The Tradeoffs When Protecting A Spouse’s IRA

A client came to me concerned about her spouse. His memory was failing and if he survived her, then he might not have the capacity to properly invest the account or withdraw the proper amounts for his living expenses and care. She was also worried that he’d be vulnerable to gold diggers.

Part of this can be alleviated by naming someone as a Durable Power of Attorney who will have the husband’s best interest at heart if he turns out to be the surviving spouse. While the holder of the power can help with investments and withdrawals, it doesn’t do much to protect the account against a gold digger.

Normally we name our spouses as the primary beneficiary to an IRA account. WHen that happens, the spouse becomes the account owner, subject to required minimum distributions upon attaining age 72. Assume, for example, the spouse is 80 years old when he inherits the IRA account of #1 million from his deceased spouse. He rolls over that account and makes it his own.

This year, the IRS issued a new Uniform Life Table that is used to calculate Required Minimum Distributions (RMDs). Under those tables, an 80-year-old’s divisor is 20.2.. Which results in a RMD of $49,505 – calculated as the $1,000,000 account balance divided by the table divisor of 20.2. The next year, the divisor is 19.4 – if, because of interest and dividends, the account remained at $1 million, then that next year’s RMD would equal $51,546.

Wife feels like with social security, some other income and the RMDs, the IRA account is likely to last the husband for quite some time, providing for him for the rest of his life. It doesn’t, however, solve the problem of his vulnerability due to his failing mental state.

Let’s assume that wife, instead of naming husband as the primary beneficiary, creates a marital trust as the beneficiary. She can name a trusted family member or a bank or trust company as the trustee. Now, the account isn’t vulnerable to a gold digger. The problem, however, rests with a more aggressive distribution schedule.

After the SECURE Act that was enacted in 2017, most beneficiaries that can’t roll over an IRA must withdraw the entire balance within 10 years. Spouses are one of the limited exceptions who may calculate the RMDs on an inherited IRA account over the spouse’s life expectancy. In order, however, for the IRS to “look through” the trust to the beneficiary ( the surviving spouse) for purposes of determining the RMD table to use (the life expectancy as opposed to the 10-ear requirement), it must comply with the “identifiable beneficiary” IRS Treasury Regulations.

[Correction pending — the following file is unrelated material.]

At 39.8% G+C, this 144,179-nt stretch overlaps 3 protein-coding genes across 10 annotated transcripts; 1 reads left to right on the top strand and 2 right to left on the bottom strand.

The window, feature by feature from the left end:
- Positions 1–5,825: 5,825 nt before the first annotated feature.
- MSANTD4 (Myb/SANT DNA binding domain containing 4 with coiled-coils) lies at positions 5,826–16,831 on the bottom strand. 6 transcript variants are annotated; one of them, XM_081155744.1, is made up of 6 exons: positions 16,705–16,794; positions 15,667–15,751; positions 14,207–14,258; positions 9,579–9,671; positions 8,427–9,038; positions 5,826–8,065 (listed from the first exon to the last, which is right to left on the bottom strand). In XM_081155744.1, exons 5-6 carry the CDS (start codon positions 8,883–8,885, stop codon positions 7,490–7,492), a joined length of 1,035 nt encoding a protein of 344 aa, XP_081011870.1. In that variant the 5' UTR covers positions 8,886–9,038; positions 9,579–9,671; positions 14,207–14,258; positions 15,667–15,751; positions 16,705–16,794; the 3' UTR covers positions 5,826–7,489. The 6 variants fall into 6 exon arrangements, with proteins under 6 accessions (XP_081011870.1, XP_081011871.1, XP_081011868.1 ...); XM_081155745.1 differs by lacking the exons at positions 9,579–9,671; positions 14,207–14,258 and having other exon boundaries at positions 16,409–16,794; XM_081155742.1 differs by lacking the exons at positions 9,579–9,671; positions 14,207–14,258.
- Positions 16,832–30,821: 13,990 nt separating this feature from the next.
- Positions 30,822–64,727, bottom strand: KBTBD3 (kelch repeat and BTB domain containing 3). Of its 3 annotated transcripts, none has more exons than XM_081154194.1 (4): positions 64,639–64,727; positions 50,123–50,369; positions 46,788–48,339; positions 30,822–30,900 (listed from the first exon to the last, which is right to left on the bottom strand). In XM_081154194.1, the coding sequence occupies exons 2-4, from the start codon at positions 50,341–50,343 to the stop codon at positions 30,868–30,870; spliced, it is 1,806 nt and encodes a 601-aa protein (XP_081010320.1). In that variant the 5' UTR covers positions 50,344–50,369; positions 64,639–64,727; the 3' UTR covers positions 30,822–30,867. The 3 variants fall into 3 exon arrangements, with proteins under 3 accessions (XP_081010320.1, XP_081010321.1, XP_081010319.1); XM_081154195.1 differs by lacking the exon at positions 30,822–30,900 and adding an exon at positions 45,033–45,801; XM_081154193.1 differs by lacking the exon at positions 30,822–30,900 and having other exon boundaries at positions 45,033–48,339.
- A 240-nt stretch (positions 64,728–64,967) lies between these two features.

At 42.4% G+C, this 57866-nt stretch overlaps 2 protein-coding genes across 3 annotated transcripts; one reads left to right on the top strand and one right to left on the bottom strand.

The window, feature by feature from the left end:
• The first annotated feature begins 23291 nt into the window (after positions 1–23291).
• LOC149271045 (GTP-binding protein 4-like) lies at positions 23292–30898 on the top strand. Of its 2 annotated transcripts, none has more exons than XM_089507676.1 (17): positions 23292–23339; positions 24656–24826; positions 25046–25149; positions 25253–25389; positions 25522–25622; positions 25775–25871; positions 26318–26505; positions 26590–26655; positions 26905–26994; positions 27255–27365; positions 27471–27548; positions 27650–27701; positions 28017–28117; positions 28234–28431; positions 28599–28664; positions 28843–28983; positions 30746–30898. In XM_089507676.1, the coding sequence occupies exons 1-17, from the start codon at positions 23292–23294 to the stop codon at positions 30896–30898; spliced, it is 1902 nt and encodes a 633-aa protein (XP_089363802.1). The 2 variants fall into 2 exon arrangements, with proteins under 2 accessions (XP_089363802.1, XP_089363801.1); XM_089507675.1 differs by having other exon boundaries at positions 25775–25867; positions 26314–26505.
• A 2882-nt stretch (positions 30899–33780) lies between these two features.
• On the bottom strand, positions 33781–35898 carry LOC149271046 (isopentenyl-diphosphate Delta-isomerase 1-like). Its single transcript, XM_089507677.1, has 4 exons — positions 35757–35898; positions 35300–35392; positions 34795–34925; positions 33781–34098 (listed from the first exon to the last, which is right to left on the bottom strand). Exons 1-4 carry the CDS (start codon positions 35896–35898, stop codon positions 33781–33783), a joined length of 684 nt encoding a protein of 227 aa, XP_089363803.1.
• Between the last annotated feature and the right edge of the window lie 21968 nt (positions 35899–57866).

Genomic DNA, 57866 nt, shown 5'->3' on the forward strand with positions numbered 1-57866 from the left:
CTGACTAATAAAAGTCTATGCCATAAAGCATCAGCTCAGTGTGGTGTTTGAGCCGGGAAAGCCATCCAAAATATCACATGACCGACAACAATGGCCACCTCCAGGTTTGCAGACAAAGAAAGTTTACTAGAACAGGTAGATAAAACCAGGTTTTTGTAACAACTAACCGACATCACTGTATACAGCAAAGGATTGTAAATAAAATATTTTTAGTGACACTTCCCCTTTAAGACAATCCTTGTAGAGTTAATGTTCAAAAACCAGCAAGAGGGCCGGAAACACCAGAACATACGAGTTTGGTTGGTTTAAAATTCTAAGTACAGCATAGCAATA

That topic is beyond the scope of today’s column, but let’s assume that the marital trust share and beneficiary designations are properly drafted to so comply. The tradeoff, as I mentioned, is a more aggressive distribution requirement.

Instead of a $49,505 RMD at age 80, for the same #1 million account, the trust must withdraw $89,286 because the divisor is 11.2 rather than the more generous 20.2. The next year, the divisor is 10.5 You can therefore see that routing an IRA through a trust for the spouse is much more likely to deplete it quickly over the spouse’s remaining lifetime.

Aside from gold digger worries, individuals who want their IRA to benefit spouse for his or her life then go to children often believe that a marital trust is a strategy that holds promise. As you can see, if a spouse lives out to a normal life expectancy, the account will rapidly drain, leaving little or nothing for the children.

Suppose the spouse creates a trust that does not distribute the entire RMD to the spouse, but reinvests some part of it? There, the income taxes will likely consume more of the distribution. ROMDs that are distributed to the spouse/ beneficiary will be taxed at his marginal rate. Amounts that reman in the trust are subject to a compressed tax rate schedule, where amounts above $13,000 are taxed at the highest federal marginal rate of 37 percent.

There are strategies that can be used to reduce the tax rate that applies. In any event, this planning requires a skill set of understanding income taxation of estates and trusts, along with up-to-date knowledge of IRA distribution rules, including new regulations enacted as recently as a few months ago.

©2022 Craig R. Hersch – The Sheppard Law Firm.

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